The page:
How This Mom Created An “American Boy” Doll For Her Son’s Birthday

With a little imagination—and Internet scouring—he got the doll of his dreams.

It had been a whole year since six-year-old Miles started asking his mom, Gina DeMillo Wagner, for an “American Boy” doll for his birthday. As soon as he saw his older sister get a customized American Girl doll, he knew he wanted the same—one that looked like him.

This wasn’t an out-of-the-ordinary request for Gina, a professional writer and photographer,  ​as her kids had always ignored gender-specific “rules” about toys. “I wasn’t surprised. He has an older sister, and they play together every day,” she wrote on her website. “She loves playing superheroes and various sports with him, and he loves playing My Little Pony and American Girl with her.”

There was one slight problem, though: an American Boy doll doesn’t exist. Sure, there are “Bitty Baby” dolls made by the same company, but that would look like an infant. Miles insisted on having a big boy that looked like he did.

“At first I tried to explain to him that they just don’t make American Boy dolls,” Gina said. “I thought he’d eventually lose interest and move on, but he kept asking…and asking. Then, a good friend of mine jokingly said,’Couldn’t you just give a girl doll a haircut?'”

And that’s when the wheels started turning.

First, Gina hit the Internet to find a doll that looked like her son. Scouring eBay and Craigslist for a used 18-inch doll that was still in tip-top shape, she eventually found a winner—a “Madame Alexander” doll for $25 that, when you remove the hair bow and hot pink lipstick, looked like little Miles.



Once the doll arrived, she searched YouTube for videos on putting new wigs on, but decided to try cutting the hair as it’s finer and easier to cut and style, she says. It was the hardest part, though, as there’s no going back once you make the snip.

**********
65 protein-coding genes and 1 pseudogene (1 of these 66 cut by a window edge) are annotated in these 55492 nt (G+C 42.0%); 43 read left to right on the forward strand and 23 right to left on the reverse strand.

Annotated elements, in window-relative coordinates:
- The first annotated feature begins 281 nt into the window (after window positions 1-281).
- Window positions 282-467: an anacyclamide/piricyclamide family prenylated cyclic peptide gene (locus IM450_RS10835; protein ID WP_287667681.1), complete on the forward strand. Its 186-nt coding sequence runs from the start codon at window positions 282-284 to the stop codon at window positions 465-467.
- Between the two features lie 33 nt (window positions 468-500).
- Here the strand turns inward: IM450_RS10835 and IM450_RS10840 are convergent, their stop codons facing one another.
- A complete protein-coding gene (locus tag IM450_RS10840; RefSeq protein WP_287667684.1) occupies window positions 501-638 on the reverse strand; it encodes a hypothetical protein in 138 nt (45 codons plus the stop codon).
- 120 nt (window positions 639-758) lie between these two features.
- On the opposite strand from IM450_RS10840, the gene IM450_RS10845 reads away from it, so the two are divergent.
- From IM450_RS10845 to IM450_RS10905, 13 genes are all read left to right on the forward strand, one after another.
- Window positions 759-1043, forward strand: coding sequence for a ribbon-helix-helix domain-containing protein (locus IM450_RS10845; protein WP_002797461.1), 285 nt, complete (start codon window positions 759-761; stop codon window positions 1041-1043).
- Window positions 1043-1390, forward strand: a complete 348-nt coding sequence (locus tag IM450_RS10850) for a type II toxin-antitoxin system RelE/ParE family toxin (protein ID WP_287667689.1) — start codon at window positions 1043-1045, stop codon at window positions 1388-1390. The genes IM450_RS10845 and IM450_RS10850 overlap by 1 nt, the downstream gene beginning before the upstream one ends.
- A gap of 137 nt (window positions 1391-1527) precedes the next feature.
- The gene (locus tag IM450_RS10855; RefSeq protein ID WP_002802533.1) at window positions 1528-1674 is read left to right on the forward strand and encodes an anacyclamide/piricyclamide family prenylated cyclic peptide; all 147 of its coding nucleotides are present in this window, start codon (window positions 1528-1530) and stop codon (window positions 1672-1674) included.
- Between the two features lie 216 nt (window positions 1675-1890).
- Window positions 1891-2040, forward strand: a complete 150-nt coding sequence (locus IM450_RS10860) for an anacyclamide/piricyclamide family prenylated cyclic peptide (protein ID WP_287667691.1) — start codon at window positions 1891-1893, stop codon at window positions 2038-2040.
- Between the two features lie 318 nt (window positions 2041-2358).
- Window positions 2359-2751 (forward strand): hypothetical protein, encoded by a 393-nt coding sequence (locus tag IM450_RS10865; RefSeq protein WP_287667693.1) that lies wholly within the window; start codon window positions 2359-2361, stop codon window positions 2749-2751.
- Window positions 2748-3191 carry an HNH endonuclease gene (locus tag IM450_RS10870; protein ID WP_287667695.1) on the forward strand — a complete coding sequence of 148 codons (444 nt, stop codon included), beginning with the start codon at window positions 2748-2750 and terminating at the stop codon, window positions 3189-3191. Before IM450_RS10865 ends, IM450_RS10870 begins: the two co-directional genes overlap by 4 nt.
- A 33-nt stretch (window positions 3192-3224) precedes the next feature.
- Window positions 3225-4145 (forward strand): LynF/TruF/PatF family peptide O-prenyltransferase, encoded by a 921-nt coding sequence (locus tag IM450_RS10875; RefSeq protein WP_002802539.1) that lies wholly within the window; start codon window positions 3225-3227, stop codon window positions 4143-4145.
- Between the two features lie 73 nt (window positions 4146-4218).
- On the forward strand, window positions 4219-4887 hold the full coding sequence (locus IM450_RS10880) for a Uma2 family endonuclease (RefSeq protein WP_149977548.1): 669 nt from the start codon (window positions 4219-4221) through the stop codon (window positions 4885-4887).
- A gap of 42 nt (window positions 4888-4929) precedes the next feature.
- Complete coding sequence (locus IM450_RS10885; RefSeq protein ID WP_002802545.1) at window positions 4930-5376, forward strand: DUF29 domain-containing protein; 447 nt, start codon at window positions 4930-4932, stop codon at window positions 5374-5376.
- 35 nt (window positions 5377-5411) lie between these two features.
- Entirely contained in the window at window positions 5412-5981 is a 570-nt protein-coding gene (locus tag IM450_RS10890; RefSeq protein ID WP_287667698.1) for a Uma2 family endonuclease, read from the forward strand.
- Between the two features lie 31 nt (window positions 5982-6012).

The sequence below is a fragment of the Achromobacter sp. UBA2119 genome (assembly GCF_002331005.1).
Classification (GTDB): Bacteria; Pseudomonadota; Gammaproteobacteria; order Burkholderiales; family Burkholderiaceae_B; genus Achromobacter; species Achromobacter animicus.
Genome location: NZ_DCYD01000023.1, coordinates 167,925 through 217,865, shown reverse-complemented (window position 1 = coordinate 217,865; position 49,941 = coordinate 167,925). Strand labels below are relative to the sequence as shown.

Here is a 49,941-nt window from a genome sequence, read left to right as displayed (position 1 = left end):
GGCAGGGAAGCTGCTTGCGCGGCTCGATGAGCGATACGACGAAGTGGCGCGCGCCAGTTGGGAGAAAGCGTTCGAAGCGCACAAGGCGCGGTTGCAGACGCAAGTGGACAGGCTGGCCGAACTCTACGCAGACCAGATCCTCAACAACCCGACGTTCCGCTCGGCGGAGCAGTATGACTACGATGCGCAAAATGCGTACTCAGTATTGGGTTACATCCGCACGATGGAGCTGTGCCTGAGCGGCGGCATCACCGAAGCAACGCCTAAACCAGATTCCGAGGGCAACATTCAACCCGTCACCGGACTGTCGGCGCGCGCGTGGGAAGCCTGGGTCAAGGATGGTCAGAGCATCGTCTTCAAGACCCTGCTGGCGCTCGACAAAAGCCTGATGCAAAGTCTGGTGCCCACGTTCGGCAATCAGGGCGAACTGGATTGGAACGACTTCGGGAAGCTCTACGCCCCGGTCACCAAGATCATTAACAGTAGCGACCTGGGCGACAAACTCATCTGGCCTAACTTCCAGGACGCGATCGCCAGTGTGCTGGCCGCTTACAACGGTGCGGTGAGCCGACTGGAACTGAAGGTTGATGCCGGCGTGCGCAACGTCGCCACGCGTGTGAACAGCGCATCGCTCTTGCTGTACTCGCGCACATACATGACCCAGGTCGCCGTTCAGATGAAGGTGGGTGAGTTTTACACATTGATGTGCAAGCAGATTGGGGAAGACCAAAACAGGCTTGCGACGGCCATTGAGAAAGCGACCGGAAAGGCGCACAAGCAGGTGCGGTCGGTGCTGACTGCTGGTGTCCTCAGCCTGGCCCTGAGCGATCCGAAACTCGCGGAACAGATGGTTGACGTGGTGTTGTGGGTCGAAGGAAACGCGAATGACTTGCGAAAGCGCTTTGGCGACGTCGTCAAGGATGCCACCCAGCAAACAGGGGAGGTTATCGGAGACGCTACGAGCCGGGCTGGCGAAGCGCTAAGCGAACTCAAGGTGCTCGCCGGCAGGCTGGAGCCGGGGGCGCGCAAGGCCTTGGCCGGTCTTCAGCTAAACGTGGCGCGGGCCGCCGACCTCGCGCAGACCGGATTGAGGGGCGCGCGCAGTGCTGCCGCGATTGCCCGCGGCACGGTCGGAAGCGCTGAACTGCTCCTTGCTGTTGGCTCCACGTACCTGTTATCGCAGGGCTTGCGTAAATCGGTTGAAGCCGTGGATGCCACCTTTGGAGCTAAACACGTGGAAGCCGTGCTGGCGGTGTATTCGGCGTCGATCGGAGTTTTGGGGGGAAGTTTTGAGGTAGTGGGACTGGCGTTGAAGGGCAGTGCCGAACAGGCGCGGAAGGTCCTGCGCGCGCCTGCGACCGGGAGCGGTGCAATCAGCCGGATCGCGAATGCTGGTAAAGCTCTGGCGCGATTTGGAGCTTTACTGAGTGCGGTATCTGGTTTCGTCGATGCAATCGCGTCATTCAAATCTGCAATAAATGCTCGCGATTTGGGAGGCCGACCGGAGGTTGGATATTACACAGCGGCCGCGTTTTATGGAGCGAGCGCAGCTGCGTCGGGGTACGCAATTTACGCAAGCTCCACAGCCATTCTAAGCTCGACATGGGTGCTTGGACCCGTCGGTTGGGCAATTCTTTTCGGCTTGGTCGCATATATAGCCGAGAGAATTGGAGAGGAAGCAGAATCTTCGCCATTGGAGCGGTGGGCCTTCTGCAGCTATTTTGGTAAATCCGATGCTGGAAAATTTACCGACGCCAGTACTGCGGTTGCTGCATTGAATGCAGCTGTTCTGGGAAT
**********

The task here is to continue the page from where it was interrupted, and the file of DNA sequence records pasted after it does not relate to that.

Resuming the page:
Next came acetone, which Gina used to remove the doll’s lipstick and blush, and scissors to trim the eyelashes. Then she went to the Internet once more—this time to order “boy clothes” on Etsy, which would replace the original cheerleader outfit.


By the end, Gina had spent less than $50 and invested a couple hours of work to give Miles the birthday present he had been dying for.

“I’m always telling my kids that you can waste a lot of energy complaining about the way things are, or you can put that energy toward solving problems and making things better,” Gina said. “This was one small, simple thing I could do for my son to solve a problem and fulfill his birthday wish. It was fun, relatively easy, and inexpensive.”


And Miles’ reaction upon receiving his doll (which he quickly named Fred)? Priceless.

From: Redbook

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